Everybody Has Aches and Pains as They Age

This aging myth does have some fact behind it. Nearly 50 percent of adults age 65 or older have been diagnosed with some kind of arthritis. Still, if we turn this one around, it means that about half of adults age 65 and older have not been diagnosed with arthritis. So while aching joints may be more common as you age, it’s by no means universal.

There is some evidence that you can prevent arthritis. Not all scientists agree on this, but none of the recommendations are harmful and may provide other benefits. Some ways you might avoid arthritis and the reasons why are:

  • Eat fish high in omega-3 fatty acids: Anti-inflammatory aspects may reduce joint damage.
  • Control body weight: When joints carry a lighter load, they last longer. Overweight persons may be at four times the risk of developing arthritis.
  • Regular exercise: Keeps muscles around the joints strong. Low impact exercise, such as swimming or cycling, may be best.
  • Avoid injury: If you injure a joint, you have a much higher chance of developing arthritis in the injured joint later.

As You Age You Lose Interest in Sex

While there may be a decline in libido (sex drive) as people age, many other factors can impact this process. It appears that the frequency of sexual activity depends a lot on health, not just age. In fact, some sources state that interest in sex normally continues up until age 70. The loss of libido can be related to other health issues as well, such as depression, medications and chronic illness.

Exercise, controlling blood pressure, keeping a healthy body weight and avoiding smoking all go a long way in maintaining healthy sexual body function. Sound familiar?

Mature business woman working with documents while sitting at her workplace in an office

Older Adults Can’t Work as Well

This idea can’t be any further from the truth. Look at this list of high-powered CEOs that are all age 75 or older.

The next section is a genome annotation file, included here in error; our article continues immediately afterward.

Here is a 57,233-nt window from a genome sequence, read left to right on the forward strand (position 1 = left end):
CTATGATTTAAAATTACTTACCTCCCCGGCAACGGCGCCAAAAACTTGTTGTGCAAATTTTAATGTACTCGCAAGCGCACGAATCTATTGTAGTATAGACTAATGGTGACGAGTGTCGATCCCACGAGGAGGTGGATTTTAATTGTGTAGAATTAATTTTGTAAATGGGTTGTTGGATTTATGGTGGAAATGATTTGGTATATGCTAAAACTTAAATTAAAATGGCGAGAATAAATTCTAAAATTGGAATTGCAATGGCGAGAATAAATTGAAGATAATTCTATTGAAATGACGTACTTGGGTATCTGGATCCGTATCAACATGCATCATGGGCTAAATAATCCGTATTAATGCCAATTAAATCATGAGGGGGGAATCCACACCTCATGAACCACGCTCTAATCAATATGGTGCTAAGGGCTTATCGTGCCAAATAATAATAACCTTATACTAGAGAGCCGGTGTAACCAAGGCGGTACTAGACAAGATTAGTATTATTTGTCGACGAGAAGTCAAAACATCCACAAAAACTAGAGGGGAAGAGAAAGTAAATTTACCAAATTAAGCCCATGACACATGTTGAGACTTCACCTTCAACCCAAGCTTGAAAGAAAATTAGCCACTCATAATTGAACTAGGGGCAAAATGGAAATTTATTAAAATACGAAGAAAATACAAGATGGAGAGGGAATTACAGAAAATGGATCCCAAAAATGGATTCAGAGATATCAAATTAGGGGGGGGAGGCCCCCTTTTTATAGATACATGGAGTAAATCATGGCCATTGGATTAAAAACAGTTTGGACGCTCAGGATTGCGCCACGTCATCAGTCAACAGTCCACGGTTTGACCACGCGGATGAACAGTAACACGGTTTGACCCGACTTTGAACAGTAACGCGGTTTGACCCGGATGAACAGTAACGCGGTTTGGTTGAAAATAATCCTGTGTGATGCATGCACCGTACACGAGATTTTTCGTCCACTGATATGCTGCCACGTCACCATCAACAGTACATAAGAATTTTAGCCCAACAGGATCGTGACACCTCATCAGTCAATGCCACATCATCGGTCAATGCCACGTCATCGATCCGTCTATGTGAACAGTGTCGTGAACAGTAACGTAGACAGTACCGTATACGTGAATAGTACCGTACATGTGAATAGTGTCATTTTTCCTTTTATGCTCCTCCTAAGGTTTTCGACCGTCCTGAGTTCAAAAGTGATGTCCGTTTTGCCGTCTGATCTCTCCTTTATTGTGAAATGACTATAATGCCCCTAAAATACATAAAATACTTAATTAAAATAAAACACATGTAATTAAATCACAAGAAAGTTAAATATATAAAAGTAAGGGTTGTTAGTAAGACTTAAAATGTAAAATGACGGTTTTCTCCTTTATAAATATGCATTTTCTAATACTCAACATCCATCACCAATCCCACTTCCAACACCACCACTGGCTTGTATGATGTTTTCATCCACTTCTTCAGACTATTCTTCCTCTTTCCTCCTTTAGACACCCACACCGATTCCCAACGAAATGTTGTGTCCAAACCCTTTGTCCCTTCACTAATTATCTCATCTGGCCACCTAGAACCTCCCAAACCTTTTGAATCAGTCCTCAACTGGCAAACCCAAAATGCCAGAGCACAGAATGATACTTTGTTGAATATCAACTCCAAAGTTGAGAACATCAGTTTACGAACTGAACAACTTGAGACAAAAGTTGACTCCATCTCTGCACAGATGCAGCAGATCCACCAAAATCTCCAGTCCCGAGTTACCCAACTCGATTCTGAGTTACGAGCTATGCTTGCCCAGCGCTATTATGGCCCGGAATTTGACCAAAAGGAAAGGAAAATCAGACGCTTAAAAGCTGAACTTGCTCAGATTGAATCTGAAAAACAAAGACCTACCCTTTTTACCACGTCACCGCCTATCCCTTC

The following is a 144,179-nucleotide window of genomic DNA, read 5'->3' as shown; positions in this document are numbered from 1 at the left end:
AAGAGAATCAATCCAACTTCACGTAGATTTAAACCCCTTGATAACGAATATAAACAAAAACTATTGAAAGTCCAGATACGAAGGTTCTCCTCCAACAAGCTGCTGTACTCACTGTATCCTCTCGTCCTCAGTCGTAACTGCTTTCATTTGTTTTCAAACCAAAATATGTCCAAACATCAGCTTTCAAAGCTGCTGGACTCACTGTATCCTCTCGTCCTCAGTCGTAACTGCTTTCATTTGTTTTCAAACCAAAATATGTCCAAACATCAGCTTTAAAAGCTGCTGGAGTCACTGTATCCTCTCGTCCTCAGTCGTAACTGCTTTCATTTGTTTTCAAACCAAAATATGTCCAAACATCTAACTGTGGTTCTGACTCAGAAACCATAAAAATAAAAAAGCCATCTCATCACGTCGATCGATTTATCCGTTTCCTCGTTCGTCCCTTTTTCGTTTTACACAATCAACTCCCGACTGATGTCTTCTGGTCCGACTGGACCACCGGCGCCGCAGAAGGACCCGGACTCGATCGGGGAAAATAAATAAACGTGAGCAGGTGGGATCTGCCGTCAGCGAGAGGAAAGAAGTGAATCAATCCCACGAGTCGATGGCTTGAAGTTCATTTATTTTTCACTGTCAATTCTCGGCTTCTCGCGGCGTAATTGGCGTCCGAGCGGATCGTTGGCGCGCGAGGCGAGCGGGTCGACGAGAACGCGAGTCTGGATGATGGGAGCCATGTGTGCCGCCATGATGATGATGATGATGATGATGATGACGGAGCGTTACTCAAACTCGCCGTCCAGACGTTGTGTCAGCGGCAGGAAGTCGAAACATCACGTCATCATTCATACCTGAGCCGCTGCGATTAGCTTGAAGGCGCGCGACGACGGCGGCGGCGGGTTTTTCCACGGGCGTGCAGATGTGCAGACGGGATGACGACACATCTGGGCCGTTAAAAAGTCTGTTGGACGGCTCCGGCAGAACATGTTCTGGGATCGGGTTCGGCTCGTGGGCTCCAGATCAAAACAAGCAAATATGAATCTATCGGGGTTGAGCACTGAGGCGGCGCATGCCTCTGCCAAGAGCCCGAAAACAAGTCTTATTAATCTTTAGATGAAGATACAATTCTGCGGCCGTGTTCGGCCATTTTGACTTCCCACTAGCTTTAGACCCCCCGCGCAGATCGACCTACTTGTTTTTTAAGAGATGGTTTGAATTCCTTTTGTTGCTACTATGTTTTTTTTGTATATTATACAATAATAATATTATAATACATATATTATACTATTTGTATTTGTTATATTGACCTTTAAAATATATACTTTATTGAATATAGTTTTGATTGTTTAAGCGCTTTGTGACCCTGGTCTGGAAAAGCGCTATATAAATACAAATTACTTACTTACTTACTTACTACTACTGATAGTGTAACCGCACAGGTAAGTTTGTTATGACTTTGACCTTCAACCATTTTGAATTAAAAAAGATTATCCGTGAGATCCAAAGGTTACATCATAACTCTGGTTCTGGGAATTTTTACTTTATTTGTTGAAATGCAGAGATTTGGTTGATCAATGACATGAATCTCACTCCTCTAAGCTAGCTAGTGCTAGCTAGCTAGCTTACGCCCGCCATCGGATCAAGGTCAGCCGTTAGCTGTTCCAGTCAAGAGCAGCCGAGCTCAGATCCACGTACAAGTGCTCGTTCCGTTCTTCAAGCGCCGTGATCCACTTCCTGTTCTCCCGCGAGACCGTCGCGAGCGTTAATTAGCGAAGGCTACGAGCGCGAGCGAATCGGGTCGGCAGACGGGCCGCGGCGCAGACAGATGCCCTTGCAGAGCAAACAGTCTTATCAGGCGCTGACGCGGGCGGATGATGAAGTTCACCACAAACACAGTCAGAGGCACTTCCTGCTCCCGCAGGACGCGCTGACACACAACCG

• Warren Buffett: Chairman, CEO of Berkshire Hathaway – age 85
  • Sheldon Adelson:- Chairman, CEO of Las Vegas Sands – age 81
  • Roger Penske:- Chairman, CEO of Penske Automotive Group – age 78
  • Leslie Wexner: Founder, Executive Chairman & CEO of L Brands – age 78
  • Alan Miller: Executive Chairman, CEO of Universal Health Services – age 77
  • Aldo Zucaro: Chairman, CEO of Old Republic International – age 76

Older adults are a critical and vibrant asset to the successful workplace. Wharton School of Business Management Professor Peter Cappelli says, “Every aspect of job performance gets better as we age.” Cappelli bases his statement on research he conducted looking at economic, demographic and psychological factors.

Older workers have been shown to score high in leadership, detail-oriented tasks, organization, listening, writing skills and problem solving ― even in tech-heavy areas like computer science. Research out of the North Carolina State University revealed that more mature programmers had command over a wider variety of topics than the younger generation. Older techies also responded to questions better and were more skilled with certain newer systems.

When You Get Old, You Become a Burden to Society

This is perhaps the most untrue ― and most unfair ― myth about aging. Perhaps it’s also a sad commentary about our modern throw-away culture. With age, characteristics like wisdom, patience and compromise are acquired. In many circumstances, the mature adult acts like glue to keep things together. They are a steady voice that calms fears during crisis. In many families, the grandparents are a source of comfort and stability to many children and grandchildren.

Plus, as you age, you acquire many more contacts and can draw upon your track record to leverage these connections.

Exercise and Diet Are Critical

Sure, this message may sound like a broken record, but the results can be astonishing. For example, the mental capacity of an active, healthy 75-year-old may be superior to that of a sedentary 40-year-old. One of the reasons for this is that the human brain is resilient. This means your mind has strength and flexibility at the same time. However, it requires care to maintain this characteristic.

It’s kind of like an old baseball glove. It fits perfectly and works better than a stiff brand-new mitt. If you take good care of your brain and body, you’ll be fielding all kinds of challenges with great skill and dexterity.